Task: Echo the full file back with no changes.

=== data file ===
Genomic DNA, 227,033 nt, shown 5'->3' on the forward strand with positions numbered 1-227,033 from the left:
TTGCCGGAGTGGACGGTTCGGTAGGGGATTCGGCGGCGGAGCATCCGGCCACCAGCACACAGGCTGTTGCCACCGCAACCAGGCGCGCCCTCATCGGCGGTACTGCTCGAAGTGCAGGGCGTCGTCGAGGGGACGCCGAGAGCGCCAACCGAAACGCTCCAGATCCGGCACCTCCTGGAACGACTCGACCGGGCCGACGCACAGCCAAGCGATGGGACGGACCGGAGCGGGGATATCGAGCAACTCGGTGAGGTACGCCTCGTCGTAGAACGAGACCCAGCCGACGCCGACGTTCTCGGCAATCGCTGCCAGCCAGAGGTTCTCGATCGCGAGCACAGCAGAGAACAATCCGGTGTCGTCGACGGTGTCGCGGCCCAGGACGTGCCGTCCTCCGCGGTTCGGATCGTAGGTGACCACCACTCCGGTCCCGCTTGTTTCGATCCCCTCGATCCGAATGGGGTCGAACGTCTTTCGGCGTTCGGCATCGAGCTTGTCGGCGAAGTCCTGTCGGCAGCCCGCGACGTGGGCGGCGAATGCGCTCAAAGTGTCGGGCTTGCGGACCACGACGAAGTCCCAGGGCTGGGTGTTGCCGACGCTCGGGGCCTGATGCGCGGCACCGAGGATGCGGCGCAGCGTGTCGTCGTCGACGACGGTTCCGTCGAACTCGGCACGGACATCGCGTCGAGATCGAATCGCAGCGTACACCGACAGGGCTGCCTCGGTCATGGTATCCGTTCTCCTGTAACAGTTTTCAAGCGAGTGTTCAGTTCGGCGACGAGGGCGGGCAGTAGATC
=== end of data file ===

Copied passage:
Genomic DNA, 227,033 nt, shown 5'->3' on the forward strand with positions numbered 1-227,033 from the left:
TTGCCGGAGTGGACGGTTCGGTAGGGGATTCGGCGGCGGAGCATCCGGCCACCAGCACACAGGCTGTTGCCACCGCAACCAGGCGCGCCCTCATCGGCGGTACTGCTCGAAGTGCAGGGCGTCGTCGAGGGGACGCCGAGAGCGCCAACCGAAACGCTCCAGATCCGGCACCTCCTGGAACGACTCGACCGGGCCGACGCACAGCCAAGCGATGGGACGGACCGGAGCGGGGATATCGAGCAACTCGGTGAGGTACGCCTCGTCGTAGAACGAGACCCAGCCGACGCCGACGTTCTCGGCAATCGCTGCCAGCCAGAGGTTCTCGATCGCGAGCACAGCAGAGAACAATCCGGTGTCGTCGACGGTGTCGCGGCCCAGGACGTGCCGTCCTCCGCGGTTCGGATCGTAGGTGACCACCACTCCGGTCCCGCTTGTTTCGATCCCCTCGATCCGAATGGGGTCGAACGTCTTTCGGCGTTCGGCATCGAGCTTGTCGGCGAAGTCCTGTCGGCAGCCCGCGACGTGGGCGGCGAATGCGCTCAAAGTGTCGGGCTTGCGGACCACGACGAAGTCCCAGGGCTGGGTGTTGCCGACGCTCGGGGCCTGATGCGCGGCACCGAGGATGCGGCGCAGCGTGTCGTCGTCGACGACGGTTCCGTCGAACTCGGCACGGACATCGCGTCGAGATCGAATCGCAGCGTACACCGACAGGGCTGCCTCGGTCATGGTATCCGTTCTCCTGTAACAGTTTTCAAGCGAGTGTTCAGTTCGGCGACGAGGGCGGGCAGTAGATC